“The Sixth Amendment Confrontation Clause provides that, ‘[i]n all criminal prosecutions, the accused shall enjoy the right … to be confronted with the witnesses against him.’ At the core of the Confrontation Clause is the need to ensure the accuracy and trustworthiness of witness testimony by requiring witnesses to take the stand and face cross-examination in the course of criminal trials. The Supreme Court endorsed this policy of ensuring testimonial accuracy by expanding the conventional meaning of ‘witness’ to encompass analysts who conduct forensic tests for criminal prosecutions. The consequence of this expansion was that courts generally declined to admit forensic test results as evidence when the analyst who performed the test was not available for cross-examination, an outcome reached by the Supreme Court in two landmark cases: Melendez-Diaz v. Massachusetts and Bullcoming v. New Mexico. Only a year after Bullcoming, however, the Supreme Court delivered a fractured opinion in Williams v. Illinois that contravened the general principles of the Confrontation Clause doctrine at the time. Specifically, the Court allowed the admission of a DNA report into evidence even when only a surrogate witness was available to testify to the results of the DNA test.”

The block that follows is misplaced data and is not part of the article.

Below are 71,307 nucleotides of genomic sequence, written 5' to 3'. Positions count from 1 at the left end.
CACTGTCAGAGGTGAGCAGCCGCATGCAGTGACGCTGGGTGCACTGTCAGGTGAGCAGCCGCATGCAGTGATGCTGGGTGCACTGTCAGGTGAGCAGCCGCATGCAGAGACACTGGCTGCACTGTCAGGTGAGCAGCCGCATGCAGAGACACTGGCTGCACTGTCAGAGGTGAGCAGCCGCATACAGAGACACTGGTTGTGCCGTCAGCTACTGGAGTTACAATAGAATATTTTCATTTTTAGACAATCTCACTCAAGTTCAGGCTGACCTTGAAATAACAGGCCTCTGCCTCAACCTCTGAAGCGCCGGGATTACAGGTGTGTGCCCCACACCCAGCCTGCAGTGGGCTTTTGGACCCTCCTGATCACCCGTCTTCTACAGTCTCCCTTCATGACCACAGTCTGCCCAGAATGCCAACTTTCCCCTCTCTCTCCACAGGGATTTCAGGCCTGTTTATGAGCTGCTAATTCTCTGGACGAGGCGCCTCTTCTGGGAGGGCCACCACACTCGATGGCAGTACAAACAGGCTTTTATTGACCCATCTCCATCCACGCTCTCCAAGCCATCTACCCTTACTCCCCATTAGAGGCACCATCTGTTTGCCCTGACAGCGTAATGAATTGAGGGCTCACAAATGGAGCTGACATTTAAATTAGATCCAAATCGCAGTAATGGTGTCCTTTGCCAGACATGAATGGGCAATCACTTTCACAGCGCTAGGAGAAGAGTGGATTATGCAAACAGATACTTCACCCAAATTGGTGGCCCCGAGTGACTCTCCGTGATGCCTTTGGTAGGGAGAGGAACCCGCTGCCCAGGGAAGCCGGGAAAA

“In Williams, the dissent vehemently argued that the ruling would erode criminal defendants’ constitutional rights to ensure the accuracy of forensic test results. This Comment argues the counterintuitive proposition that the Williams decision was actually the first step towards eliminating the true threat to both the accuracy of forensic evidence and the spirit of the Confrontation Clause—an implicit bias known as the forensic confirmation bias.”
Yale Law School, J.D. expected 2016.